Ever since Apple released iOS 4.3, many iPhone users have been reporting a noticeable decrease in battery life from iOS 4.2.1. While further releases tend to help battery life a little bit, users state that their iPhone battery life still doesn’t last as long as it did on iOS 4.2.1 and earlier.
Apple released iOS 4.3.3 earlier this week, and in addition to rectifying the infamous location tracking bug, the update was also supposed to bring battery life improvements. We conducted a similar poll a few days after the release of iOS 4.3.1, and the poll results still showed that iOS 4.3.1 battery life had not improved.
I’ve seen countless complaints in the comments regarding saved SHSH blobs using TinyUmbrella not showing up in Cydia. Well, I can finally expect to see those complaints put to a rest (at least until Apple rolls out another iOS update) as Cydia now shows all saved iOS SHSH blobs up to the latest iOS 4.3.3.
If you’ve launched Cydia today, you’ll notice that if you previously saved your SHSH blobs for iOS 4.3.1, iOS 4.3.2, and iOS 4.3.3 they’ll now appear in the top banner on the Cydia homepage on your iDevice.
It appears that iOS 4.3.3 could be dropping in the next few weeks. In Apple’s recent response to the iPhone’s location-tracking database, the company mentions that an update to iOS is coming, “sometime in the next few weeks.”
Due to a bug in the iPhone’s location database, Apple plans pushing an incremental update to iOS very soon. There’s no word on an official release date, but we should be seeing iOS 4.3.3 before the end of next month.
Earlier today, Apple released an FAQ to address the controversial location debacle. Apple acknowledged that there was a bug within iOS. When Location Services was turned off, the iPhone continued to updated WiFi and cell tower data from Apple’s crowd-sourced database.
To address this issue, Apple announced that it would be releasing a software update within the next few weeks, most likely iOS 4.3.3. In addition to rectifying the location-tracking issues on iOS devices, Apple might also patch @i0n1c’s untethered iOS 4.3.x jailbreak exploit, leaving you with a tethered jailbreak.
The iPhone Dev Team has updated the UltraSn0w unlock tool with support for iOS 4.3.2. You can use PwnageTool to jailbreak your iPhone and preserve your baseband for the latest UltraSn0w unlock.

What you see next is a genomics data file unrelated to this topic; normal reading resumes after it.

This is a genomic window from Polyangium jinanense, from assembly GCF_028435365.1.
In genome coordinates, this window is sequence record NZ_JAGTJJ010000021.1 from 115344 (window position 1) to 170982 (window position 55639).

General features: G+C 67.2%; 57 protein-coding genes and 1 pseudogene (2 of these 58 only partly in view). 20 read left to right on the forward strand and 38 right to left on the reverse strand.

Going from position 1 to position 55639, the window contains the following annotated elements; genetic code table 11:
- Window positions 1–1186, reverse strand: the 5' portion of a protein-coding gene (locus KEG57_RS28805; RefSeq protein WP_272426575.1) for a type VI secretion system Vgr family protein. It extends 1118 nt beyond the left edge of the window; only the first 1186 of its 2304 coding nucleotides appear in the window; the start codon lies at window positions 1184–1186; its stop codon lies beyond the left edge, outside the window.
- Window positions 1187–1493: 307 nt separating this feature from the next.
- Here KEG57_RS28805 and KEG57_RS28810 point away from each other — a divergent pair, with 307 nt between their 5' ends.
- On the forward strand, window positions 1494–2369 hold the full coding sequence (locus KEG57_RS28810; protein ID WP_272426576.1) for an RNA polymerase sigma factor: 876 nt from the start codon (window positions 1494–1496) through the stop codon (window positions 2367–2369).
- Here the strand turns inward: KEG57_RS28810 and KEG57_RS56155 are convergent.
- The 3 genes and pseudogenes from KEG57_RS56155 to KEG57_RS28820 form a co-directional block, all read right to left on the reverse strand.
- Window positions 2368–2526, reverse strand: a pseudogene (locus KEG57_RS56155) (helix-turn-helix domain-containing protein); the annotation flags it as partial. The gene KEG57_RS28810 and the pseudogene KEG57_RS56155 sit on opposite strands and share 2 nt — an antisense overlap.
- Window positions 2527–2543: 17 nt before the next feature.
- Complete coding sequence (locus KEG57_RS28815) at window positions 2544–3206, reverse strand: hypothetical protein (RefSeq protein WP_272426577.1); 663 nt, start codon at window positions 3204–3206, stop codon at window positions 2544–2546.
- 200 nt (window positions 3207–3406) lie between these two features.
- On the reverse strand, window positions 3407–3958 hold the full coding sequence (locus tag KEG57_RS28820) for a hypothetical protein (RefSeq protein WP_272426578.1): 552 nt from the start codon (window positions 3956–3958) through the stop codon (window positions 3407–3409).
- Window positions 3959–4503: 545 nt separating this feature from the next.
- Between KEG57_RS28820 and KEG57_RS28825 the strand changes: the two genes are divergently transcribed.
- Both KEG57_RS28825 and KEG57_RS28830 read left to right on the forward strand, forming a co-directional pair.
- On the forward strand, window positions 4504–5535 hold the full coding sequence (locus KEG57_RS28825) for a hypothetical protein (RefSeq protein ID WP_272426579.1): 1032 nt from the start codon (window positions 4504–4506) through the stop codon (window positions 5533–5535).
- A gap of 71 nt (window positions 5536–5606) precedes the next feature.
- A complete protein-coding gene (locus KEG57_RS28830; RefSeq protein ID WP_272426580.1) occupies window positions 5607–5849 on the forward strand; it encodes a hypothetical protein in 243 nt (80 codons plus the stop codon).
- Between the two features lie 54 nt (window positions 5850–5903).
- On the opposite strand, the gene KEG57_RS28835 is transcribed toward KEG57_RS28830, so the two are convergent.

The latest release of UltraSn0w does not support new basebands, it only fixes compatibility issues with already-unlocked iPhones. In this tutorial, we’ll show you how to install the latest version of UltraSn0w to unlock your iPhone running iOS 4.3.2.
The Dev Team has updated the popular jailbreak tool, PwnageTool, with an untethered jailbreak for iOS 4.3.2. PwnageTool now joins RedSn0w and Sn0wbreeze as the third tool that can jailbreak iOS 4.3.2.
In this tutorial, we will show you how to use PwnageTool to jailbreak your iPhone 4.3.2 while also preserving your baseband. PwnageTool is for Mac OS X only and is the only way to preserve your baseband to make sure you can unlock later…
Following the release of the updated PwnageTool 4.3.2 jailbreak tool, the iPhone Dev Team has also pushed out an update to the UltraSn0w unlock in Cydia.
UltraSn0w 1.2.2 has been released to support the new iOS 4.3.2 firmware, as the previous version of UltraSn0w (1.2.1) was broken in iOS 4.3.2. Please note, this will only work for the older iPhone 4 baseband 1.59.00, and iPhone 3G/3GS basebands 4.26.08, 5.11.07, 5.12.01, 5.13.04, and 6.15.00. It can not unlock newer basebands since there is currently no unlock available.
Sunday is “funday,” so the iPhone Dev Team has just released an update to their PwnageTool jailbreak tool for Mac OSX users. PwnageTool 4.3.2 incorporates i0n1c’s updated iOS 4.3.2 untethered exploit. The previous version of PwnageTool was only capable of a tethered jailbreak.
PwnageTool 4.3.2 will allow you to safely restore to an already jailbroken iOS 4.3.2 firmware and preserve your current 1.59.00 baseband so that you can use UltraSn0w to unlock your iPhone…
A couple days ago, we told you about a discovery made by two researchers concerning location data collection on the iPhone. Apparently, the iPhone logs your GPS coordinates for an unspecified amount of time and saves that data to a system-level consolidated.db file that is then synced over to iTunes upon backup.
This finding was demonstrated at the Where 2.0 conference by British programmers Pete Warden and Alasdair Allen. They claimed the discovery as their own, when in fact it has actually been a known issue in the security community since last year.